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Google Adds To Their Link Schemes Page

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October 9  |  Link Building  |   Ryan Clark

I recently noticed that Google has added some more rules to their Link Schemes page, so I thought I’d alert others and break down what I see that’s new. While I’m happy to see some more clarity in what not to do link building-wise, there are still a lot of unclear tactics left off the menu.

I can tell you from experience that not a whole lot of people have read this page, and as someone who does inbound marketing, you should. Google’s updates this year have thrown a lot of people for a loop, especially when it comes to building/attracting/buying/stealing links to your website. While I think a lot of it still has to do with anchor text ratios and not so much link types (yet), why bother building junk when you can attract gold?

Ok, So What’s New?

Buying or selling links that pass PageRank. This includes exchanging money for links, or posts that contain links; exchanging goods or services for links; or sending someone a “free” product in exchange for them writing about it and including a link

I may be wrong on this one, but there seems to be some new words added to this paragraph this time around, mainly the part about sending someone a “free” product in exchange for a link. Sending a product to the biggest bloggers in your vertical so they can give an honest review is a great way to get feedback on your goods. While you may get a link in your review, you should certainly be getting social media signals, pictures and hopefully video content from the reviewer. Google shouldn’t have any say in this form of marketing as it’s completely natural to me. I’d just make sure you don’t have the reviewer give you any special anchor text other than “view website/site/brand name” etc.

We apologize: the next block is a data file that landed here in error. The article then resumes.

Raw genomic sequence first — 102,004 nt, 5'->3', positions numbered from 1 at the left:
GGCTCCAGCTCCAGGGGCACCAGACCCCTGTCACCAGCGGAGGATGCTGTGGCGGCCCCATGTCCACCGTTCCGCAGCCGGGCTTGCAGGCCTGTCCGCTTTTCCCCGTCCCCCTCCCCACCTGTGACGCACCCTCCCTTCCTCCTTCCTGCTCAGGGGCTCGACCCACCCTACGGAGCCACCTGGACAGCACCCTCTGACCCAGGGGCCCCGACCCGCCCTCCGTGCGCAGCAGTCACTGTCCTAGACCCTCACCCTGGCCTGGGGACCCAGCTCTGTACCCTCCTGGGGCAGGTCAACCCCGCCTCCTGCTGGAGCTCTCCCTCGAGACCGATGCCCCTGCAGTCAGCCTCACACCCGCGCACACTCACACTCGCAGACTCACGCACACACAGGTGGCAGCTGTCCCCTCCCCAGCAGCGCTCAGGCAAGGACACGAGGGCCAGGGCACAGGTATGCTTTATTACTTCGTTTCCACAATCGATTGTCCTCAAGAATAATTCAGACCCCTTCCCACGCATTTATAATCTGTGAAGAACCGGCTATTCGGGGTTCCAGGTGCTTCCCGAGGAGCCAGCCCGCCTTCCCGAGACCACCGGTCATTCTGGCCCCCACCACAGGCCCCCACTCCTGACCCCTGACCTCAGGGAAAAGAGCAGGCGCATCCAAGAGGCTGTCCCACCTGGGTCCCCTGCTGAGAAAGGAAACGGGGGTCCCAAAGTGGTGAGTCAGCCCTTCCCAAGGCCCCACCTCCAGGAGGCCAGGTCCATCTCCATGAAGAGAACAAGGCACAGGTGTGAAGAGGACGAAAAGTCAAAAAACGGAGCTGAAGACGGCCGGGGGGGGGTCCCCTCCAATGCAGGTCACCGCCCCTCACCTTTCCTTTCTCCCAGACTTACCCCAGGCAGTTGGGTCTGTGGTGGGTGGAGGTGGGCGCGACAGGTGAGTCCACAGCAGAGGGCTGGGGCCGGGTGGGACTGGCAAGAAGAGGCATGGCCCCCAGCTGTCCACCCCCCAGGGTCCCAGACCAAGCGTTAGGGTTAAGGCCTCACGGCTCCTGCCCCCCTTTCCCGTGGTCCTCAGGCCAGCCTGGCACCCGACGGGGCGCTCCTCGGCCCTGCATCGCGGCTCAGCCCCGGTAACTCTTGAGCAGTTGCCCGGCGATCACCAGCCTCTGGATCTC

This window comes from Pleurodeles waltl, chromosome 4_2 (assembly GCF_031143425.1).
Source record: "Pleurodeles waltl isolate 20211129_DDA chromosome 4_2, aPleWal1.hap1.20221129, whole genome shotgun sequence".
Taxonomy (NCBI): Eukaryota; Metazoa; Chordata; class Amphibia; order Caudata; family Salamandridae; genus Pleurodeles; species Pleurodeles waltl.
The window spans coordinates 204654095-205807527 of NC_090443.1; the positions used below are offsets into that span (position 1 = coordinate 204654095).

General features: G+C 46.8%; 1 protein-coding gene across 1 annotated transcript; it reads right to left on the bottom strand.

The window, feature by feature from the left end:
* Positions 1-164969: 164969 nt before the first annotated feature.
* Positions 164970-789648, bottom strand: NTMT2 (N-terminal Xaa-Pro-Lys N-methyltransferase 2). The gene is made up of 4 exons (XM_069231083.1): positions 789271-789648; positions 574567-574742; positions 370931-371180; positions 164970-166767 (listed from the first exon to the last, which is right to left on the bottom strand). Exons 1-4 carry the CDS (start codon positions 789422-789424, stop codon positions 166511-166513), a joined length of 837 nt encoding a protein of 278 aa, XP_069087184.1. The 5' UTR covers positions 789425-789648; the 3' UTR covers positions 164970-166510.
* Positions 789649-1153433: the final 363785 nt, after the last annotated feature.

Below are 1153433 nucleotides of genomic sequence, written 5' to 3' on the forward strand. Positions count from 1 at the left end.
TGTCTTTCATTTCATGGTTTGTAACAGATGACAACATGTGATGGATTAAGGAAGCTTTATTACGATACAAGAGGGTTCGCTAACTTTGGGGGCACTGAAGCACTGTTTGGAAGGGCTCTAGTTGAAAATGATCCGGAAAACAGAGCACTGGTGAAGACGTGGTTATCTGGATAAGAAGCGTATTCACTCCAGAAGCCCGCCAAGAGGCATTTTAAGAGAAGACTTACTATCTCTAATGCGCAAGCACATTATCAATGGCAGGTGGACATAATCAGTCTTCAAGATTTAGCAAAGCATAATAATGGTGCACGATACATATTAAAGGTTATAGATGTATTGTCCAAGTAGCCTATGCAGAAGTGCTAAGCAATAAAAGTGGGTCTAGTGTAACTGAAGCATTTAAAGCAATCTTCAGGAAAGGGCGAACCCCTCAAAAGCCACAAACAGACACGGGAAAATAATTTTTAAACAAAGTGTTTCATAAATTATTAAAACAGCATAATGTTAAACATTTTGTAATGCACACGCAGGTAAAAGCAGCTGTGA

Using automated programs or services to create links to your site

This was a much-needed addition, as there are SO many people using automated scripts and tools to mass create links. You know the usual suspects like Xrumer, SENuke and Scrapebox. 99% of the “SEO Services” you find on webmaster forums are usually done with some sort of software and it’s ALWAYS spam. Even SENuke.com may need to change some of the copy on their website after seeing this one.


Questionable, to say the least…

Links that are inserted into articles with little coherence, for example: most people sleep at night. you can buy cheap blankets at shops. a blanket keeps you warm at night. you can also buy a wholesale heater. It produces more warmth and you can just turn it off in summer when you are going on france vacation.

This is fairly obvious and I imagine their AI can detect this kind of stuff by now… Well, at least in a timely manner. I wish I could properly do a study to see how many “robot made” articles have been published on open article sites and web 2.0 properties. If you run a forum or UGC-based site, you more than likely deal with this crap on a daily basis. For those still utilizing something like this in their strategy, it’s going to be a wild ride if your income relies on this method. While it may boost your rankings for a while, I’d certainly not want tens of thousands of “un-cleanable” links out in the wild.

Low-quality directory or bookmark site links

This is a another obvious hit on the list, although notice the choice word of “low-quality”; this still leaves a lot of room for interpretation. I know a lot of folks don’t like the idea of Google determining what is not of the utmost quality, but it’s their search engine so some sort of line has to be drawn.

We on occasion will recommend some directories for clients, it all just depends on the situation. There are a lot of city/location-based directories that are useful for the traffic, never mind the link. Let’s say, for example, that I’m a local car dealership – there are going to be options for links that are vertical-specific, and which also provide more value than just a link. A perfect example being Dealerrater.com, which provides real user reviews for each specific dealer.

As for social bookmarking, just stick to the most active sites by creating worthy content. There are tons and tons of bookmark sites made with Plugg or Scuttle, and that’s what you have to steer clear of. What’s the point of trying to keep thousands of ultra low quality pages indexed for a lousy link? Putting your time and effort into, say, good content and Reddit, would pay off to a much greater degree.